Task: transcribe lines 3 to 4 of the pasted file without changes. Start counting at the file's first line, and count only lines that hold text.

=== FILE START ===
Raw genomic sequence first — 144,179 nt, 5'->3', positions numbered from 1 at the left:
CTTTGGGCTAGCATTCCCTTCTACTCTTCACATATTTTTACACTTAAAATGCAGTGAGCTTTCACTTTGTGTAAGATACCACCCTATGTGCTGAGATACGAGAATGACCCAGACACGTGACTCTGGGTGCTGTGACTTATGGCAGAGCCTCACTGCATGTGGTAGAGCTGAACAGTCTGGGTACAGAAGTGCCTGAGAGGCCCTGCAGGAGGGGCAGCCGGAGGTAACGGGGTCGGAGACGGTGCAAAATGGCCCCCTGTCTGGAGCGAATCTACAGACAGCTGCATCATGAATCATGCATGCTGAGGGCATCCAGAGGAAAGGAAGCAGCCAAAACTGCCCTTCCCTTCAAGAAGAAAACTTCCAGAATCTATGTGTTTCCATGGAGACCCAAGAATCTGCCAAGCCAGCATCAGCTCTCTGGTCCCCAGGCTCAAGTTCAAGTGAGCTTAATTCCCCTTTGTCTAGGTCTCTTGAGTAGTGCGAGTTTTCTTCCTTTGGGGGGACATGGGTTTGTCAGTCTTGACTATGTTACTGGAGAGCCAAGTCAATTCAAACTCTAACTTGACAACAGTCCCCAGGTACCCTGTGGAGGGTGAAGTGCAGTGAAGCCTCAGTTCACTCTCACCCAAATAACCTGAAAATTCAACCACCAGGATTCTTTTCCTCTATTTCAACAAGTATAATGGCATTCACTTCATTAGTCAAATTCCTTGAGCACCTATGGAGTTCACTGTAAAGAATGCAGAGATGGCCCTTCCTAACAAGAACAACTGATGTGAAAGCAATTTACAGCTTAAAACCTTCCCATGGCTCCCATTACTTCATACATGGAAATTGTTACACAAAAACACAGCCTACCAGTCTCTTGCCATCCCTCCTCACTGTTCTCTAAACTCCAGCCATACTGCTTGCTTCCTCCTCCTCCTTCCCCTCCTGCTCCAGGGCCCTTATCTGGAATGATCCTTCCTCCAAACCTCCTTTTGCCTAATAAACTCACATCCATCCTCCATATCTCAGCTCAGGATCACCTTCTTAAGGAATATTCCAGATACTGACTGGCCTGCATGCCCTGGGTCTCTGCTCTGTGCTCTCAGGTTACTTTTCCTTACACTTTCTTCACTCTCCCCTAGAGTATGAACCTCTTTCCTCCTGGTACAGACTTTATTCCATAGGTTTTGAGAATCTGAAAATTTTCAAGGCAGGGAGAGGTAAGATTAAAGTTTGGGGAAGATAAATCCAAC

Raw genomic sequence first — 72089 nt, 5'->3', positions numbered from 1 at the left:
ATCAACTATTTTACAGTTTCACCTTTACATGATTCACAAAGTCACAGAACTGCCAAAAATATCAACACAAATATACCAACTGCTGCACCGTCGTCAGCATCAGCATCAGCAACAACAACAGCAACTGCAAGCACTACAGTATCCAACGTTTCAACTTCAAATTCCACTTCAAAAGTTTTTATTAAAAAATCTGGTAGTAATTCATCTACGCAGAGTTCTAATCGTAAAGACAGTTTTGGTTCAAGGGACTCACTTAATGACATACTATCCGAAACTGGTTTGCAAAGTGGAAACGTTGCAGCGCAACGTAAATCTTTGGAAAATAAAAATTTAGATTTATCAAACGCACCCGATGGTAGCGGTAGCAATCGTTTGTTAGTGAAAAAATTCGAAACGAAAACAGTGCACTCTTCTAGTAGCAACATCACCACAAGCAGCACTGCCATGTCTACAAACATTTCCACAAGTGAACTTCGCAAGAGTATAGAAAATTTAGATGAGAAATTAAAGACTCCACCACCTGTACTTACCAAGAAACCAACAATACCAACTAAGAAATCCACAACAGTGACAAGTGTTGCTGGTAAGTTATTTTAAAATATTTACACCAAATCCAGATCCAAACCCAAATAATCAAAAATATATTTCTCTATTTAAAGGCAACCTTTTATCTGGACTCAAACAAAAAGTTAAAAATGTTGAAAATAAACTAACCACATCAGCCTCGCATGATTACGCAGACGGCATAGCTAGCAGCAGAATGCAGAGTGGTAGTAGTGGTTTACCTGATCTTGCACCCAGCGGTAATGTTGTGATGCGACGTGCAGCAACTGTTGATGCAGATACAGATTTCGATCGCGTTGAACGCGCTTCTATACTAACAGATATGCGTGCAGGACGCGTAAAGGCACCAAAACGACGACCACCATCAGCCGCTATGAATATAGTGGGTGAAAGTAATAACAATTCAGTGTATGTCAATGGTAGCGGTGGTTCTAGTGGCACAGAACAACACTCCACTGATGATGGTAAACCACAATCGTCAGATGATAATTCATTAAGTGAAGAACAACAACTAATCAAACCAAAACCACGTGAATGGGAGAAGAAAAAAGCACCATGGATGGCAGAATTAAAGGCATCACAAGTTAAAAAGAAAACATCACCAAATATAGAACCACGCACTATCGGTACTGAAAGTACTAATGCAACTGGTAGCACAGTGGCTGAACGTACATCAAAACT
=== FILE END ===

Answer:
Raw genomic sequence first — 72089 nt, 5'->3', positions numbered from 1 at the left:
ATCAACTATTTTACAGTTTCACCTTTACATGATTCACAAAGTCACAGAACTGCCAAAAATATCAACACAAATATACCAACTGCTGCACCGTCGTCAGCATCAGCATCAGCAACAACAACAGCAACTGCAAGCACTACAGTATCCAACGTTTCAACTTCAAATTCCACTTCAAAAGTTTTTATTAAAAAATCTGGTAGTAATTCATCTACGCAGAGTTCTAATCGTAAAGACAGTTTTGGTTCAAGGGACTCACTTAATGACATACTATCCGAAACTGGTTTGCAAAGTGGAAACGTTGCAGCGCAACGTAAATCTTTGGAAAATAAAAATTTAGATTTATCAAACGCACCCGATGGTAGCGGTAGCAATCGTTTGTTAGTGAAAAAATTCGAAACGAAAACAGTGCACTCTTCTAGTAGCAACATCACCACAAGCAGCACTGCCATGTCTACAAACATTTCCACAAGTGAACTTCGCAAGAGTATAGAAAATTTAGATGAGAAATTAAAGACTCCACCACCTGTACTTACCAAGAAACCAACAATACCAACTAAGAAATCCACAACAGTGACAAGTGTTGCTGGTAAGTTATTTTAAAATATTTACACCAAATCCAGATCCAAACCCAAATAATCAAAAATATATTTCTCTATTTAAAGGCAACCTTTTATCTGGACTCAAACAAAAAGTTAAAAATGTTGAAAATAAACTAACCACATCAGCCTCGCATGATTACGCAGACGGCATAGCTAGCAGCAGAATGCAGAGTGGTAGTAGTGGTTTACCTGATCTTGCACCCAGCGGTAATGTTGTGATGCGACGTGCAGCAACTGTTGATGCAGATACAGATTTCGATCGCGTTGAACGCGCTTCTATACTAACAGATATGCGTGCAGGACGCGTAAAGGCACCAAAACGACGACCACCATCAGCCGCTATGAATATAGTGGGTGAAAGTAATAACAATTCAGTGTATGTCAATGGTAGCGGTGGTTCTAGTGGCACAGAACAACACTCCACTGATGATGGTAAACCACAATCGTCAGATGATAATTCATTAAGTGAAGAACAACAACTAATCAAACCAAAACCACGTGAATGGGAGAAGAAAAAAGCACCATGGATGGCAGAATTAAAGGCATCACAAGTTAAAAAGAAAACATCACCAAATATAGAACCACGCACTATCGGTACTGAAAGTACTAATGCAACTGGTAGCACAGTGGCTGAACGTACATCAAAACT